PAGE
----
I have been asked to say more about fogging – a safe experiment I often mention in my day-to-day work. It is a useful style of communication and I can fit it in, here, along with the broader topic of assertiveness.
Fogging: is using language that is not expected. When I am criticised, it is difficult not to take it personally. In some ways, the other person knows this and, indeed, may be wanting to ‘stir the pot’.
If, on the other hand, I say something like “that’s interesting and I will think about that ….. what more can you say about that”, there may be a different response from the other person. What I am saying here is potentially confusing. It is termed a ‘crossed transaction’ in Transactional Analysis (TA) and serves to divert energy away from repetitive and – mostly – unhelpful conversations. It can put the other off their stride. They may not like it and it might help them consider what they said and what more specific things they can now say more about it.
You may not like them saying more about it, but be prepared to make the invitation. See if there is anything to be learned from a more considered or detailed comment you are likely to get.
Another fogging device is simply to thank some-one for their comment. This is not as easy as it sounds,. If I feel criticised, then it easy to be ironic or sarcastic with my ‘thank you’ response! Therefore, it helps to add something: for example, “thank you for telling me [summarise what they told you]. What would you say I could do about that?”
Fogging comes out of the Neuro-linguistic Programming (NLP) school and is a practical strategy used in assertiveness training. Let me present a few ideas around assertiveness, followed by some practical strategies you might consider – from everyday situations.
Assertiveness is an often misunderstood notion. Sometimes it is seen as ‘standing up for myself …. but in an aggressive fashion‘. This is not assertiveness and let me say more about differences between aggression, passivity and assertiveness even if they are familiar to you.
These three different ways of behaving tells us a lot about how we go about getting our needs met. Each is a different strategy, even though most of us have a ‘favourite’ we are likely to use more than another.
Let me give some examples of these strategies:
* says ‘My needs are more important than yours’.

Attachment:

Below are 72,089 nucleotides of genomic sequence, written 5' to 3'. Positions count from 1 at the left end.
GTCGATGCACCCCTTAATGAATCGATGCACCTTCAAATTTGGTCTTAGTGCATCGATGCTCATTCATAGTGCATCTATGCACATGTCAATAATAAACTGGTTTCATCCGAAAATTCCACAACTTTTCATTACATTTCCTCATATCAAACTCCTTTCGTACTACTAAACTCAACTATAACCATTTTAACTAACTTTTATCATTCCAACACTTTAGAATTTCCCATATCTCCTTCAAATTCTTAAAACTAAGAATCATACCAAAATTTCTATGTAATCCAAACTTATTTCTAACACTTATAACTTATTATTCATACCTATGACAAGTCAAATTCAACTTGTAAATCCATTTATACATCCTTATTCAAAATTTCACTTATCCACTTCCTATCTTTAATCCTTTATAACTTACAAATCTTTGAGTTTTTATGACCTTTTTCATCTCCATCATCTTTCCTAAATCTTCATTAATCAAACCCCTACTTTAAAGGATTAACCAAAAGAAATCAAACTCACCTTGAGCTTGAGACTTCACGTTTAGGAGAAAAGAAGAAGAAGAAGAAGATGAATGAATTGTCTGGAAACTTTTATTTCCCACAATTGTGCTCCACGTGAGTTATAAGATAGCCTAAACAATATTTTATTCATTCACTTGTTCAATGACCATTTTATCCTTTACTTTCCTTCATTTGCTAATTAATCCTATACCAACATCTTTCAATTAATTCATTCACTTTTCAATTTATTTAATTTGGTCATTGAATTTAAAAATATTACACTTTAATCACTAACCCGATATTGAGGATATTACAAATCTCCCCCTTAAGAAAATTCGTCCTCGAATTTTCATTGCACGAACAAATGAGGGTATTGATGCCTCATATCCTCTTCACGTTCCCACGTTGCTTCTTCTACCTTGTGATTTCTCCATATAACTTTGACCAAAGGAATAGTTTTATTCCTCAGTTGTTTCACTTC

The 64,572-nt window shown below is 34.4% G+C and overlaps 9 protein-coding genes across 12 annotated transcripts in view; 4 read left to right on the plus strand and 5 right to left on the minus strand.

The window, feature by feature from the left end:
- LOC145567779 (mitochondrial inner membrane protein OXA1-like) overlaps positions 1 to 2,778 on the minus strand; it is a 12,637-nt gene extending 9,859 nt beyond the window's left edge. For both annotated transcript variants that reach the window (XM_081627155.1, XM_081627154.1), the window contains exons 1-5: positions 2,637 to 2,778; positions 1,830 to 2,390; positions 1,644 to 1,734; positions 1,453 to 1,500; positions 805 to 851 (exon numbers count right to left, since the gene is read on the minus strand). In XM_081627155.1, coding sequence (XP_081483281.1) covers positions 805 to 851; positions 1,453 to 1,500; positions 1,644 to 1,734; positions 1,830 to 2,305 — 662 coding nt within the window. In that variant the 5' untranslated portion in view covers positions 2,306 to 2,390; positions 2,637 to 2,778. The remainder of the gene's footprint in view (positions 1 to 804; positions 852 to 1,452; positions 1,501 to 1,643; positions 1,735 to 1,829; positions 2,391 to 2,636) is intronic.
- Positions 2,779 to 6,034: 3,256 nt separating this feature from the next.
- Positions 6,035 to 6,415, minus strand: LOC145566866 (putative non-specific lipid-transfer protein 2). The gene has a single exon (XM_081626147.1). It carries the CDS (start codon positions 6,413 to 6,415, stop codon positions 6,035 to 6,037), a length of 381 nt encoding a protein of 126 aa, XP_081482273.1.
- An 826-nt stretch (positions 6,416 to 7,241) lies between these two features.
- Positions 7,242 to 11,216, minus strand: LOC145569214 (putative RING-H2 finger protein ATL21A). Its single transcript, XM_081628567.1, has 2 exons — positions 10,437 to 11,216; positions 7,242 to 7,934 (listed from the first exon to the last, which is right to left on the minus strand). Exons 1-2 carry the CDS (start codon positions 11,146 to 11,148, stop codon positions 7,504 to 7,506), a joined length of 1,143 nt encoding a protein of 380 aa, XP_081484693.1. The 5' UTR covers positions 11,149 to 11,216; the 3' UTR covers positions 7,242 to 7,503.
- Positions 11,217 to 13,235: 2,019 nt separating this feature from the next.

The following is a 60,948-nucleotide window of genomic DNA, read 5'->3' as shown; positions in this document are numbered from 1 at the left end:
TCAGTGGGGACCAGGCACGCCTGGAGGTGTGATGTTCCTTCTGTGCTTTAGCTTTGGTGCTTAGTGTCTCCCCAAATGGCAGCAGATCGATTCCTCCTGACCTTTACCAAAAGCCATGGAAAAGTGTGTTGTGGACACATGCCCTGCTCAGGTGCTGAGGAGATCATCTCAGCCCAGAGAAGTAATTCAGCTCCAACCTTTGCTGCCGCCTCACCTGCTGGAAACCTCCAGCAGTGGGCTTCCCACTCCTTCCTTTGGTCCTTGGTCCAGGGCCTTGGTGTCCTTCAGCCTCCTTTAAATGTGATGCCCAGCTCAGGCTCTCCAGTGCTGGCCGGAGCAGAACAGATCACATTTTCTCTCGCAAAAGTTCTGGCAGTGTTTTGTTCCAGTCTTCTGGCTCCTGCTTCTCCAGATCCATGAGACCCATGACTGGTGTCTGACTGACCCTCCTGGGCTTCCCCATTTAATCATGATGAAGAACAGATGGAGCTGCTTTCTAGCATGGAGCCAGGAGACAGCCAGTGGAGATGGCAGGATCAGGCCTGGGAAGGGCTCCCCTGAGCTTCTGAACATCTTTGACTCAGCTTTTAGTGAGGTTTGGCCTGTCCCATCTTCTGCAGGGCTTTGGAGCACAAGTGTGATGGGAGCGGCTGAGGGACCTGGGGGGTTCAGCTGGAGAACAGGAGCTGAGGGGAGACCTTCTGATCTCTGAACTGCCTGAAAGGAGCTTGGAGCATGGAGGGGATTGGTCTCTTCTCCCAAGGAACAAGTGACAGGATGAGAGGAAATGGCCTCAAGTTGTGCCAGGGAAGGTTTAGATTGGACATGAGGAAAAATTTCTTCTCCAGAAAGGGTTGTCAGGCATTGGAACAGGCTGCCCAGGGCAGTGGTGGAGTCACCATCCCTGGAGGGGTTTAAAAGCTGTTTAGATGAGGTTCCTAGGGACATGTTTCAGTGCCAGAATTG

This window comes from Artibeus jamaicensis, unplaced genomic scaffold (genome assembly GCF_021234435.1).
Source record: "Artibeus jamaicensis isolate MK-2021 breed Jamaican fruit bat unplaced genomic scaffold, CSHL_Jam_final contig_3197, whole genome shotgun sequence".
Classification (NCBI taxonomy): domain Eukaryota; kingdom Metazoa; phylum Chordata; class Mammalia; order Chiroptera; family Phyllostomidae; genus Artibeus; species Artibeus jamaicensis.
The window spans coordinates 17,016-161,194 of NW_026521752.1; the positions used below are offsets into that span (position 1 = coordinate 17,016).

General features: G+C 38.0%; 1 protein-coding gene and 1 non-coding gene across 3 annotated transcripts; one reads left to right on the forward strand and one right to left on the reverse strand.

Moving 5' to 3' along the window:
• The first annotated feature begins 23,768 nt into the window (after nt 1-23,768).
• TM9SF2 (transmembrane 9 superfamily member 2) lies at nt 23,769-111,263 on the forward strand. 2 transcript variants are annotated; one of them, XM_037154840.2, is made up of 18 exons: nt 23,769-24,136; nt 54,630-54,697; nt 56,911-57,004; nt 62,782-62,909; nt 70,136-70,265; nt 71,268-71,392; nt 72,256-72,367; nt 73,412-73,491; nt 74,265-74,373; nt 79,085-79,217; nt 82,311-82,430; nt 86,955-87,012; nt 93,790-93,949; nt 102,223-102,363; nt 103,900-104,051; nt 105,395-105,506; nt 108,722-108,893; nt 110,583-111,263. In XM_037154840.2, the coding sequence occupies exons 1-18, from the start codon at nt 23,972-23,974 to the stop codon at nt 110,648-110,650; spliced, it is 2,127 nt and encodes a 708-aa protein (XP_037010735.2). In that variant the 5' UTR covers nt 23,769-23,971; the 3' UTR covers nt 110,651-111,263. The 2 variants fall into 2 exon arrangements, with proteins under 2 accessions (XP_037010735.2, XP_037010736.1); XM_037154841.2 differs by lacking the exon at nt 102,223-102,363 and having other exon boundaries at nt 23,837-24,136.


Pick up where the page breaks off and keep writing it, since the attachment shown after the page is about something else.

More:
* is standing up for your rights in a way that violates the rights of others.
* is self-enhancing at the expense of putting down or humiliating others.
* may be manipulation – indirect subterfuge, trickery and subtle forms of revenge.
* says ‘Your needs are more important than mine‘.
* is having difficulty standing up for yourself.
* means voluntarily relinquishing responsibility for yourself.
* invites persecution by assuming the role of victim or martyr.
* says ‘We both have needs. I’ll let you know mine. You let me know yours. Let’s see what we can work out‘.
* is about being able to express your needs, preferences and feelings in a way which is neither threatening nor punishing to others.
* means acting without undue fear or anxiety.
* means acting without violating the rights of others.
* involves direct, honest communication between individuals interacting equally and taking responsibility for themselves.
So, from these examples, are there ideas around to help in the design of safe experiments?
ASSERTIVE BEHAVIOUR – some principles
… is joining with another, not arguing with them.
… is seeking clarity. This may require that we are not too involved; we can stand back. Note how Fogging is a specific experiment here.
Also, the ‘just noticing’ experiment helps here.
Consider a time, recently, when you did not get what you wanted. As you float back to that memory, do a body scan to just notice the thoughts, feelings and sensations that were around at that time. As you do this, just notice the specific behaviour of yourself and any others. Address that ‘small defeat’ question: ‘how might I do this differently next time?’ Do these thoughts help identify a clear statement about any preferred behaviour that may bring change.
Further, does it help you be creative with the other person in asking for the ‘preferred behaviour’.
Finally, in drawing up your results, can you devise one thing you will do about this matter very soon?
This experiment will require you to focus on just one thing at a time. Notice how easy it is to distract yourself – and be distracted.
Here are a few more considerations that will help in the design of a next experiment.
Notice the value of the ‘first person’ (I). How often has some-one said to you: “you do this or you did that“. It’s often irritating; is it obvious how the phrase becomes annoying? Often the statement contains an implied criticism and an implicit judgment, rather than a description of some mutually understood ‘facts’.
“I” statements avoid this; we speak only for ourselves. This helps us take responsibility for our own words and actions.
Look at, and listen to, the other person. In ordinary conversations it is normal to talk over one another and, most often, we get away with it. . Indeed, as we listen to the other person we switch off even earlier than we realise in order to consider our own reply – before we even open our mouth!
A process that may help when others do not stop talking!. Some people just do not stop to let you get a word in edge-ways! One strategy, here, is to be patient and let the other person run out of steam. It does happen – most times!
A process that may help others to speak involve the use of ‘minimal encouragers’. These are simple to use, but so often we do not! Minimal encouragers are small words, few words and a lot of gestures. These steps are know to help others talk as they do not need to interrupt you and, indeed, they will often feel encouraged by you!!